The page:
# SOLUTION QUIZ 123 # Huffman Encoder

Here’s an interim solution. I’m working on writing and reading binary
huffman encoded files. There is code here which isn’t used yet by the
demo code. I figured that the time had come to publish my approach to
building the tree, and encoding and decoding. The current code is
more pedagogical than useful since the ‘compressed’ data is
represented by a string representation of the bit string.

There are three files attached. huffman.rb is a module and some core
extensions. huffman_demo1.rb runs the example from the quiz, dumping
the tree and various computed data. Then ‘compresses’ and
‘decompresses’ the sample string. huffman_wikipedia.rb is an earlier
version which uses the algorithm in the wikipedia article.

A few remarks.

I started out using the wikipedia algorithm. Once I got that working,
I decided that it would be better to use a priority queue instead of
two separate queues. For this I used Brian Schroeder’s PriorityQueue
gem.

To handle the problem of padding to a given word length, I add an
artificial ‘character’ to the tree with an occurrence count of 0. This
should ensure that it doesn’t take a shorter encoding away from a
character which actually occurs in the input data.

In order to decode the compressed data, I use a regex which is a
simple alternation of all of the string representations of the codes,
anchored at the begining of the string. Since the huffman encoding
algorithm ensures that no code is a prefix of any other code, this
regex can be used to find the code at the head of the input stream.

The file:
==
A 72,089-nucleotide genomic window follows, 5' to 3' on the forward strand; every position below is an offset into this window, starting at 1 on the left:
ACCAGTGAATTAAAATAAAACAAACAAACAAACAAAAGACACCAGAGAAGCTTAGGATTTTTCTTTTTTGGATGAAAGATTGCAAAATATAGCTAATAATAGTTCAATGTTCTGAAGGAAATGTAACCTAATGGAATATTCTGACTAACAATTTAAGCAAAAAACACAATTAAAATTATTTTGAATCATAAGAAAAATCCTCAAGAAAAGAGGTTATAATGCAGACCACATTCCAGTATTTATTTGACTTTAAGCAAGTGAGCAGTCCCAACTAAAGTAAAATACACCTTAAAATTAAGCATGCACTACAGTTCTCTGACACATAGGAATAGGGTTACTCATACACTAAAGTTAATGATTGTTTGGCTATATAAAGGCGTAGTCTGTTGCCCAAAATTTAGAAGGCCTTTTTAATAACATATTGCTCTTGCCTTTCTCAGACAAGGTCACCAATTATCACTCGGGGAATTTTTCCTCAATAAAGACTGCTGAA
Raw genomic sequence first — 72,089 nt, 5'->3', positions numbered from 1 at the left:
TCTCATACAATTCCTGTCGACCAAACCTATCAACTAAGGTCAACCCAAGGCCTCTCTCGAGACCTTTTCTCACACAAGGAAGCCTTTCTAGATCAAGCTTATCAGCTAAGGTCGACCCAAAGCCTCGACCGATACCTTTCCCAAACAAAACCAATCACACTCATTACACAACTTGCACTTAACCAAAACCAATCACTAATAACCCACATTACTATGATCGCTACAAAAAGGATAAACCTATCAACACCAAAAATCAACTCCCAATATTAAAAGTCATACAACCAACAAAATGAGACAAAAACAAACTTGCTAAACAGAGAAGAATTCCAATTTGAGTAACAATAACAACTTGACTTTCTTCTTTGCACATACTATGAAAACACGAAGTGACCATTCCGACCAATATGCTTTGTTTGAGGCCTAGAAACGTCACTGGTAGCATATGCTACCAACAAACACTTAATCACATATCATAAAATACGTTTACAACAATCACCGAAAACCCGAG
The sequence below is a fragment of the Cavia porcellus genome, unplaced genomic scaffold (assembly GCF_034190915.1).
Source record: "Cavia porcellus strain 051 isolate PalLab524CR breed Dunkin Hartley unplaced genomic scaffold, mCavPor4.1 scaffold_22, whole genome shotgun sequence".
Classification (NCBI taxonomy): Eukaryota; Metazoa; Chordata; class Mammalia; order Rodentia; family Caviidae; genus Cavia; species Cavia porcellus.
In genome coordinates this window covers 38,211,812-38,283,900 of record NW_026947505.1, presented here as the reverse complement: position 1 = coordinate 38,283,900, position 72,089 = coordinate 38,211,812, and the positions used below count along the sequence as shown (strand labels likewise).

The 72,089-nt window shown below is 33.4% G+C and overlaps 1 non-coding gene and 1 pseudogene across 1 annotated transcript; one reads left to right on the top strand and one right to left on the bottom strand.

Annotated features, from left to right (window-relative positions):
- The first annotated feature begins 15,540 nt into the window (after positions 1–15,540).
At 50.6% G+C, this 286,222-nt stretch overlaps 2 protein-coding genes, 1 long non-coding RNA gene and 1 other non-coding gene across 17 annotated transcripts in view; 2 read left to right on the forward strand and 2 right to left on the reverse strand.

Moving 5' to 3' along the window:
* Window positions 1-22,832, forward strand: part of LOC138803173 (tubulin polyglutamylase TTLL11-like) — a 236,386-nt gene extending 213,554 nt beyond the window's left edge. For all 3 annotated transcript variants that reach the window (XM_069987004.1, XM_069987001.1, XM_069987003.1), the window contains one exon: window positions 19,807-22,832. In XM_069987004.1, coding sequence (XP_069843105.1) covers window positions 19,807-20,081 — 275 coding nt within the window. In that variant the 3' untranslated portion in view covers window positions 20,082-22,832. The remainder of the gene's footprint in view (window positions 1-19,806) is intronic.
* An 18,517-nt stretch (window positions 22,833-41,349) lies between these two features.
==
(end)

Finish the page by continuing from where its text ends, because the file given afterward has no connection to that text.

So walking through a string representation of a huffman encoded bit
stream can be done by matching this pattern against the string, the
match will be the code. After this match, the string can be replaced
by the string remaining after the match.

Extending this to binary data will involve making an input stream
class which reads the binary data and converts it into reasonably
sized binary string representations, and an output stream which
accumulates the string representation of the codes and writes them as
binary as enough data is produced. The huffman.rb file contains these
classes in an embrionic form.

Rick DeNatale

My blog on Ruby

“Rick DeNatale” [email protected] writes:

Extending this to binary data will involve making an input stream
class which reads the binary data and converts it into reasonably
sized binary string representations, and an output stream which
accumulates the string representation of the codes and writes them as
binary as enough data is produced. The huffman.rb file contains these
classes in an embrionic form.

Note that I did this with just a few methods, that yielded strings of
zeros and ones to other methods. The structure was like this:

encoding:
encode called encode_bits, passing in the input io stream
encode_bits would yield strings of 0s and 1s into a block
that was inside encode, which used pack to squish them into
binary bytes.

decoding:
decode called decode_bits, which yielded strings of 0s and 1s
that were read from the (binary) input - unpack was used to
make those strings.

I admit that I don’t really like the separation of the logic here -
it’s not really parallel between encoding and decoding, for instance -
but this works and didn’t require that much code.

The Vlsi design implementation of huffman encoding from scratch to
complete with verilog codes and vhdl codes, systematic diagram can be
found in the link below, here
http://blog.ektel.com.np/2012/03/vlsi-architecture-and-design-for-mpeg-encoder-decoder
I thought this view is also helpful for possible cross reference between
ruby language and hdl language